Church getting repaired stone by stone

May 25, 2012
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(Gazette Photo by John Ruch) Scaffolding and removed stones sit around St. John’s Episcopal Church earlier this month.

SUMNER HILL—The historic St. John’s Episcopal Church is undergoing major repairs for “incredible damage” caused by water in its stone walls, according to the chair of the church’s capital campaign.

Some exterior walls on the 1880s church at Roanoke Avenue and Revere Street are being taken down stone by stone for repair. The stones are being numbered and will be put back in the same order, according to Thomas Burgess, project manager for the architecture firm Menders, Torrey & Spencer.

Nicole Parsons, the church’s capital campaign chair, said there are concerns that the wall problems eventually could affect some “precious” stained glass windows. They include one from the abolitionist era that depicts a black Madonna, “which is so very JP,” she said.

Repairs began on April 23 and will wrap up by the end of June. The Pine Village preschool that operates in the building on weekdays is remaining open.

The church has been undergoing various repairs in stages over the past several years. The building’s entire exterior needs repair work, according to Burgess, but the current repairs are targeting the most urgent spot. That is on the Revere Street side in section that is a relatively recent addition to the historic building.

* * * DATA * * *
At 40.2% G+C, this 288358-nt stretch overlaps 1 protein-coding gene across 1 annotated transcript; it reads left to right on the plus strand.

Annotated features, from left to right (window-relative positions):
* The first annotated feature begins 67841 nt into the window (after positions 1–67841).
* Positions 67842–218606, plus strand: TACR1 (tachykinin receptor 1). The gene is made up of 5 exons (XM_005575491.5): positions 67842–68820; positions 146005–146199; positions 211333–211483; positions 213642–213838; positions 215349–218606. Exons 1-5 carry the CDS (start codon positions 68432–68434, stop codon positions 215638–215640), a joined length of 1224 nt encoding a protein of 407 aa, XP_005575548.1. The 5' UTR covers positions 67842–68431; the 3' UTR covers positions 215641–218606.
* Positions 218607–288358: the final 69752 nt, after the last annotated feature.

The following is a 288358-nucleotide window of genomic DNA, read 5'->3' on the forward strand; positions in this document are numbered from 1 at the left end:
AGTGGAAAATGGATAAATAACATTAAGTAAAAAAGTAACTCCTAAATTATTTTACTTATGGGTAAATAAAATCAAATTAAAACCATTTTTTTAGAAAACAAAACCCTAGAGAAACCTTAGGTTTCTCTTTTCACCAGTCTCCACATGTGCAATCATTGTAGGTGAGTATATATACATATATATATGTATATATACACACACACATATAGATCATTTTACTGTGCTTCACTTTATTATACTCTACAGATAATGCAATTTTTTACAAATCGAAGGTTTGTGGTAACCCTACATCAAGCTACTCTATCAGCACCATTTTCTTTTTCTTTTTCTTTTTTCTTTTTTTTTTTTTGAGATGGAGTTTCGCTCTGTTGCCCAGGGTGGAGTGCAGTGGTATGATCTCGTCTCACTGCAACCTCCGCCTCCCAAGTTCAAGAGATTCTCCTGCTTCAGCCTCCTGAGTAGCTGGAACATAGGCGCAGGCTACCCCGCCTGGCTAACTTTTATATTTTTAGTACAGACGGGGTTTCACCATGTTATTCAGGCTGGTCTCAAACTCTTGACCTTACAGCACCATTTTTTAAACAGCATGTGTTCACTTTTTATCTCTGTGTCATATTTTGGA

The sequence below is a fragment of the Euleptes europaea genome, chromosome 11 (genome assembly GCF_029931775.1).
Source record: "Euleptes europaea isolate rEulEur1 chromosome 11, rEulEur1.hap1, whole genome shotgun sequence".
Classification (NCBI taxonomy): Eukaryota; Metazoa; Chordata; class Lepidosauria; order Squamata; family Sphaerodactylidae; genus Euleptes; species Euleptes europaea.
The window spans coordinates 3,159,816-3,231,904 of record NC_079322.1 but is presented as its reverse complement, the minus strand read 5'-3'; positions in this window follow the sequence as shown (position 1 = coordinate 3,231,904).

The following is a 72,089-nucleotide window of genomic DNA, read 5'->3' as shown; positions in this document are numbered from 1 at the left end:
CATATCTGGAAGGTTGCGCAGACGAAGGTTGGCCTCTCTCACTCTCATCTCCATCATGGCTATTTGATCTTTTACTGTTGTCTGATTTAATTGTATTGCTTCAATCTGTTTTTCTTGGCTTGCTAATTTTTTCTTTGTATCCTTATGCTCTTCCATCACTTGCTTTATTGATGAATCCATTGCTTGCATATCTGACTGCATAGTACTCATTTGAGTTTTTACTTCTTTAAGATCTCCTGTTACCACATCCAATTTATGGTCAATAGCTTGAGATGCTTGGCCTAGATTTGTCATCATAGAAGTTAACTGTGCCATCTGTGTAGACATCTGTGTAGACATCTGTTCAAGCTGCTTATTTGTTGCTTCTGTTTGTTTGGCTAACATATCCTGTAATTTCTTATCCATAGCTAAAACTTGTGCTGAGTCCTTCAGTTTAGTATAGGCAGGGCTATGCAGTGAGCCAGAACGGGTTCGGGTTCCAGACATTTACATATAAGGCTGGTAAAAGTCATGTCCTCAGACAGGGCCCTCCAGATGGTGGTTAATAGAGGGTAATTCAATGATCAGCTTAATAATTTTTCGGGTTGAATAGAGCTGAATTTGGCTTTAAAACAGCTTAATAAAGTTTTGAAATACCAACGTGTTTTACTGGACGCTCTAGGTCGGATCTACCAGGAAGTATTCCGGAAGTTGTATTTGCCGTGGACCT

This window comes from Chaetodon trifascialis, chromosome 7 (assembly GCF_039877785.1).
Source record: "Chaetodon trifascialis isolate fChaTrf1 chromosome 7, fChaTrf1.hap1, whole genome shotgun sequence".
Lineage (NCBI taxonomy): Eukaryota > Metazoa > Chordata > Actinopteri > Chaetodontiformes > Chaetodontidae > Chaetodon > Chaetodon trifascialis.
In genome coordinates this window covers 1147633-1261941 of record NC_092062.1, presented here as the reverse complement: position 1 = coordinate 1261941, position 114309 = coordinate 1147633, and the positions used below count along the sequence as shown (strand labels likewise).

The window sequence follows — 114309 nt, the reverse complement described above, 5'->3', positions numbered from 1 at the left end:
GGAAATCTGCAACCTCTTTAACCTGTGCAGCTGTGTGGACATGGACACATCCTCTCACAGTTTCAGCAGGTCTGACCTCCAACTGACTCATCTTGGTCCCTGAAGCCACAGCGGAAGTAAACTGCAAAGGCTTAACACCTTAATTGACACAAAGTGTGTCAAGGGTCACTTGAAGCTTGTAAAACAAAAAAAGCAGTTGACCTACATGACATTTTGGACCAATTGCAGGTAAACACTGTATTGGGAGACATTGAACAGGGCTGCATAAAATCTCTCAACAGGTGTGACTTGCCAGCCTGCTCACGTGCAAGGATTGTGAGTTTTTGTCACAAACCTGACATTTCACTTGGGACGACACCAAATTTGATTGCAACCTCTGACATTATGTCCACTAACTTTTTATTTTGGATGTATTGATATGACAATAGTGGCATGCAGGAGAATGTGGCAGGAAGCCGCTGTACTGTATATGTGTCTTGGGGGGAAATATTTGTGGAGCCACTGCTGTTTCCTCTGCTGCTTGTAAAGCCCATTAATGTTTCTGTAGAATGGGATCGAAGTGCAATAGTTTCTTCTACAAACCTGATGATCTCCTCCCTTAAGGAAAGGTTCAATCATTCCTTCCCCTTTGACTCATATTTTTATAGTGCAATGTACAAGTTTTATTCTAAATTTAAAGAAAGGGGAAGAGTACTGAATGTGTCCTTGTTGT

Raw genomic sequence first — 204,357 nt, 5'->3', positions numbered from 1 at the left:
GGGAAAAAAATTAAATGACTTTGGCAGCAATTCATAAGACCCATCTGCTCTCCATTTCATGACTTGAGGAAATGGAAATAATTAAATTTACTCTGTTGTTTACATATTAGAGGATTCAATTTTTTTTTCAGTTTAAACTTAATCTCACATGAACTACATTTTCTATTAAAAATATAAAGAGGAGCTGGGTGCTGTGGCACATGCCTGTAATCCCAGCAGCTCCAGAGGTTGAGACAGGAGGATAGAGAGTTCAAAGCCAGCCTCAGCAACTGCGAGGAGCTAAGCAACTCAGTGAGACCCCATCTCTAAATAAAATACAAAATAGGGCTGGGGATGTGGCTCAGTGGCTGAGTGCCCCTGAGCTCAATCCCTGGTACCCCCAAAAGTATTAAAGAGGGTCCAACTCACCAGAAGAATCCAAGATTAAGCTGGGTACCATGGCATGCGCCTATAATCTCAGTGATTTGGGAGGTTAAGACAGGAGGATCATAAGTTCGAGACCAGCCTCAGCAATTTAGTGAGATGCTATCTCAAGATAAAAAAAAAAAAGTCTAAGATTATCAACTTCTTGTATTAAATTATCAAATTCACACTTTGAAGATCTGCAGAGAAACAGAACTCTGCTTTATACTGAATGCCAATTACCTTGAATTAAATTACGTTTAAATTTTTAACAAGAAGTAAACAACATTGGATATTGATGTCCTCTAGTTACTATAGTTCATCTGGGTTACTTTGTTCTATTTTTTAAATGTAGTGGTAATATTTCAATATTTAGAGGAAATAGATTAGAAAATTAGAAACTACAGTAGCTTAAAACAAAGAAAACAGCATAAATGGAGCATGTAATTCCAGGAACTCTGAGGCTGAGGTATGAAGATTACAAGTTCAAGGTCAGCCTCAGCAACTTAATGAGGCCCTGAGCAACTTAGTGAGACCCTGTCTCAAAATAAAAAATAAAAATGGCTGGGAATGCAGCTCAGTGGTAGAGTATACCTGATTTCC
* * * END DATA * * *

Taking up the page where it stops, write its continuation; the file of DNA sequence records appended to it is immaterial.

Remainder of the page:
Parsons said that St. John’s once got an estimate of about $2 million for all of its repair needs. The church can’t afford anything like that, she said, so it is doing work bit by bit. The current repairs are being partly funded by the Massachusetts Historical Commission and the Henderson Foundation Fund. But the church is gearing up for significant fund-raising of its own.

St. John’s has been in Jamaica Plain since the 1830s. According to Michael Reiskind of the Jamaica Plain Historical Society, its original church building was on its namesake St. John’s Street in central JP. That building no longer exists.

For more information, see st.johns-jp.org.